But Etihad is also declining on some routes and making extensive cost cutting, obvious on every trip you make now, less benefits, more restrictions, and FFP lessened and tighter. Ground and Air services in every area you can sense cut backs. Emirates are picking up their business on the AUH -MEL route for eg, whilst EY downgrade flights to 777’s putting the other A380 on the Sydney route. Their policies rather rushed in, and take bites out of your First and Business Class travel.

    The Alitalia staff have written their own redundancy notices, after a militant stand of all, for nothing.

    May i also point put, that KLM does indeed make much of the profit for the KLM / AF Group, and AF most of the losses. However the KLM employees- “Family” as they identify, years ago supported each other with extra unpaid hours, covering all vacancies by pilots and crew working in other new roles and learning, and are now happily expanding. They surge forwards with 5% more profit than expected in first 1/4 figures, beyond expectations.
    AF is being put more into low cost model Hop in Europe, and unprofitable flights cut. Some medium haul destinations will be under a new low cost model. Restructuring is happening and the benefits for showing KLM Profit, and Air France Losses.

    The KLM/AF group, have no interest in buying a loss making Airline, but like anyone may well pick off in the asset stripping.

    Or maybe Etihad will buy Alitalia for a 1 Euro rate?

    They are unable to sustain themselves so should really now fade into History. They need over Euros 600 Million to get through the coming days, but the employees would not agree to a re-structuring, so it must now go!
    I am sure the low cost Airlines have immediate expansion plans for Italy already.


    IanFromHKG
    Participant

    My first ever car was a Fiat X1/9, a thoroughly impractical little car that was tremendous fun. It combined all sorts of wonderful elements. Mid-engined, surprisingly large amount of luggage space as a result (storage space under the bonnet and in the boot), a proper targa top (the entire roof came off, and stored sideways under the bonnet), a lusty little 1500cc engine which (thanks to a little tweaking from the previous owners) meant that in a local “orienteering”-style event I was easily able to keep up with my friends in a brand new Toyota MR2 (much to their annoyance), plus pop-up headlights, all in a Ferrari red coat of paint. Which was about all that held it together at the end. It was – temperamental. And quirky. For a 6’3″ chap like me, it was also wholly impractical. It took me two weeks to learn how to get into it without hurting myself, and because virtually all the controls were on column stalks, every time I changed gear at night my left knee turned the headlights off. I had a little garden spray can which I would stick out of the driver window to spray the windscreen whenever the washer wasn’t working (which was most of the time), WD-40 to spray the engine with every time it rained (before starting off, and every time it conked out thereafter on the way – a bit like driving an old Mini, in fact), and a fire extinguisher just in case it caught fire (again – although in fairness all I ever got was lots of smoke, no actual fire). I loved it, and the Memsahib was very taken with it too (probably part of the reason why as a naive young thing she actually agreed to go out with me again!).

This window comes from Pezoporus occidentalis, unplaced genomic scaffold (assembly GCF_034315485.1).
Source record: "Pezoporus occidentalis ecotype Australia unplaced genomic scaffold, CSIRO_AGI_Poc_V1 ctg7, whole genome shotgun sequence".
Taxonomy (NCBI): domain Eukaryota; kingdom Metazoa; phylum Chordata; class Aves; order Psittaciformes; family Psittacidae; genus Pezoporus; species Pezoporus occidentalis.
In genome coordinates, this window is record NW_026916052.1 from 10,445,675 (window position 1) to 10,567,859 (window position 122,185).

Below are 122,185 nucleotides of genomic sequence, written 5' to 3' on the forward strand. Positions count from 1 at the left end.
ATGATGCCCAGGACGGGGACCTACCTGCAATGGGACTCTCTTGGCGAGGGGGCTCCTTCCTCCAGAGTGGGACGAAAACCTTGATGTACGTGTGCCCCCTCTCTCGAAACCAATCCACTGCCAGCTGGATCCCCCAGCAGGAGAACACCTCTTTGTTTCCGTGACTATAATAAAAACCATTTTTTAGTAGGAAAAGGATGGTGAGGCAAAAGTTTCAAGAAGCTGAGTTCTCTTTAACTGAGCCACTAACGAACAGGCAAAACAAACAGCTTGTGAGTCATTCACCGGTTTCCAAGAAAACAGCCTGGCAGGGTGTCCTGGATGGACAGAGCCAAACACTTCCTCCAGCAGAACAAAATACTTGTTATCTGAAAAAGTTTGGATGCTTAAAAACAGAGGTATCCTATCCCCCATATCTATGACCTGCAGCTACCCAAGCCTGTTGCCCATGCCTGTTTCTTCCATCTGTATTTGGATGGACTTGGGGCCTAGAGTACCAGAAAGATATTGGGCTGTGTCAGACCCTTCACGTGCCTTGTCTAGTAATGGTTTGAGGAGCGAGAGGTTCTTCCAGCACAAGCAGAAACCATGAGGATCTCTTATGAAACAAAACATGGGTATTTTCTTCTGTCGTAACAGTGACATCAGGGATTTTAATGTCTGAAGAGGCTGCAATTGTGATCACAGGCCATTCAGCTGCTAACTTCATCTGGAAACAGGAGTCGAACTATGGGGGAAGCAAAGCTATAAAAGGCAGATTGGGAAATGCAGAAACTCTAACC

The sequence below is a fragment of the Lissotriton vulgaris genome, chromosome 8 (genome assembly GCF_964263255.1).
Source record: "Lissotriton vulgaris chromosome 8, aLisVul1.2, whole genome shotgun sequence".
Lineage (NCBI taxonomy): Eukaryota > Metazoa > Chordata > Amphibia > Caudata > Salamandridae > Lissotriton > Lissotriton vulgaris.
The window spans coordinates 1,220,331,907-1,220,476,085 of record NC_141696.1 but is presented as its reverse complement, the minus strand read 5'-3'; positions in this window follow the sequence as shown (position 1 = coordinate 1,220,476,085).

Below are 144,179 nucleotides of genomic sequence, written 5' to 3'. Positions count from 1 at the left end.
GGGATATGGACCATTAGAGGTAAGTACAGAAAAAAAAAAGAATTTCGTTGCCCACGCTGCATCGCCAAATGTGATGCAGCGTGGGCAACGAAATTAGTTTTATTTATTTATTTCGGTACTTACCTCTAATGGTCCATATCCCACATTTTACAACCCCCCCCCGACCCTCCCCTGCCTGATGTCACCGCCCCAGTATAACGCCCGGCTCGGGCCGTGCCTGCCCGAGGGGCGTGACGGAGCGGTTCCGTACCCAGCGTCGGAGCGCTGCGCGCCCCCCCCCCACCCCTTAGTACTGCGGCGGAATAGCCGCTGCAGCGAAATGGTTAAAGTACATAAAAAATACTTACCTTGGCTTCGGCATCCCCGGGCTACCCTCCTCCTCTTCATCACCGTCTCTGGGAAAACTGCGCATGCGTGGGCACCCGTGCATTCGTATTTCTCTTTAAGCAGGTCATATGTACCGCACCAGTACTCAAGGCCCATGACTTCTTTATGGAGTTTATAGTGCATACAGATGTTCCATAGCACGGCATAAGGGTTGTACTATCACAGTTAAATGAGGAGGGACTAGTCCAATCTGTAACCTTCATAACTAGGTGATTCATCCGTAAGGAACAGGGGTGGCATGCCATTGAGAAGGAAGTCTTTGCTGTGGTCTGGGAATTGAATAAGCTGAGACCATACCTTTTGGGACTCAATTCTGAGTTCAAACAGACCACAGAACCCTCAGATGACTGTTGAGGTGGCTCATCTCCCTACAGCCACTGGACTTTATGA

However, I digress…

    Alitalia. There was a quotation in the first article Alex referenced which really struck me: “Unions had earlier called on shareholders and the government “to avoid any traumatising and irreversible decisions”.”

    Huh. The sort of “traumatising and irreversible decisions” that its members made in rejecting what may be the airline’s last chance to survive? That sort of decision? Yes, that would have been worth avoiding…


    AMcWhirter
    Participant

    On Saturday the Italian govt announced that Alitalia had debts of US$3.3 billion.

    http://uk.reuters.com/article/us-alitalia-debts-idUKKBN1820FI